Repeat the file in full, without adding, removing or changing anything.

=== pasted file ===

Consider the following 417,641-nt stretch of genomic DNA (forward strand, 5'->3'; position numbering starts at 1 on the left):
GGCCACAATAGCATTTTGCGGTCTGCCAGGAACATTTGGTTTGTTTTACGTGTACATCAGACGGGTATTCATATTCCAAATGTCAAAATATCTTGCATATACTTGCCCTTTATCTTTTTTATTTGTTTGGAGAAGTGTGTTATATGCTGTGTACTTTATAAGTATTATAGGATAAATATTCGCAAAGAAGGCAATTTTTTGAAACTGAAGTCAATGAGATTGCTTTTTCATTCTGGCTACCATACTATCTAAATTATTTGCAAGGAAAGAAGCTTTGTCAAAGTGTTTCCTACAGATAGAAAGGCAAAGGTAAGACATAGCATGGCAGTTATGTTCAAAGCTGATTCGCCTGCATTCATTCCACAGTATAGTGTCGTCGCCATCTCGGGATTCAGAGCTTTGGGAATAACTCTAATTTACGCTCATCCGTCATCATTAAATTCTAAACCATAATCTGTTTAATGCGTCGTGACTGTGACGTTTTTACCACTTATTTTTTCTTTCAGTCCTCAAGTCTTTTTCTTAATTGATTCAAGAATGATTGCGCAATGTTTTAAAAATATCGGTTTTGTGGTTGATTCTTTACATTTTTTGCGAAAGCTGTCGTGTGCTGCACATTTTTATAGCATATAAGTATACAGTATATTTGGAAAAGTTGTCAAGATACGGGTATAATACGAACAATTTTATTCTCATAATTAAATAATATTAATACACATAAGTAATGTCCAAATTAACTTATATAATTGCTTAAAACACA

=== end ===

Consider the following 417,641-nt stretch of genomic DNA (forward strand, 5'->3'; position numbering starts at 1 on the left):
GGCCACAATAGCATTTTGCGGTCTGCCAGGAACATTTGGTTTGTTTTACGTGTACATCAGACGGGTATTCATATTCCAAATGTCAAAATATCTTGCATATACTTGCCCTTTATCTTTTTTATTTGTTTGGAGAAGTGTGTTATATGCTGTGTACTTTATAAGTATTATAGGATAAATATTCGCAAAGAAGGCAATTTTTTGAAACTGAAGTCAATGAGATTGCTTTTTCATTCTGGCTACCATACTATCTAAATTATTTGCAAGGAAAGAAGCTTTGTCAAAGTGTTTCCTACAGATAGAAAGGCAAAGGTAAGACATAGCATGGCAGTTATGTTCAAAGCTGATTCGCCTGCATTCATTCCACAGTATAGTGTCGTCGCCATCTCGGGATTCAGAGCTTTGGGAATAACTCTAATTTACGCTCATCCGTCATCATTAAATTCTAAACCATAATCTGTTTAATGCGTCGTGACTGTGACGTTTTTACCACTTATTTTTTCTTTCAGTCCTCAAGTCTTTTTCTTAATTGATTCAAGAATGATTGCGCAATGTTTTAAAAATATCGGTTTTGTGGTTGATTCTTTACATTTTTTGCGAAAGCTGTCGTGTGCTGCACATTTTTATAGCATATAAGTATACAGTATATTTGGAAAAGTTGTCAAGATACGGGTATAATACGAACAATTTTATTCTCATAATTAAATAATATTAATACACATAAGTAATGTCCAAATTAACTTATATAATTGCTTAAAACACA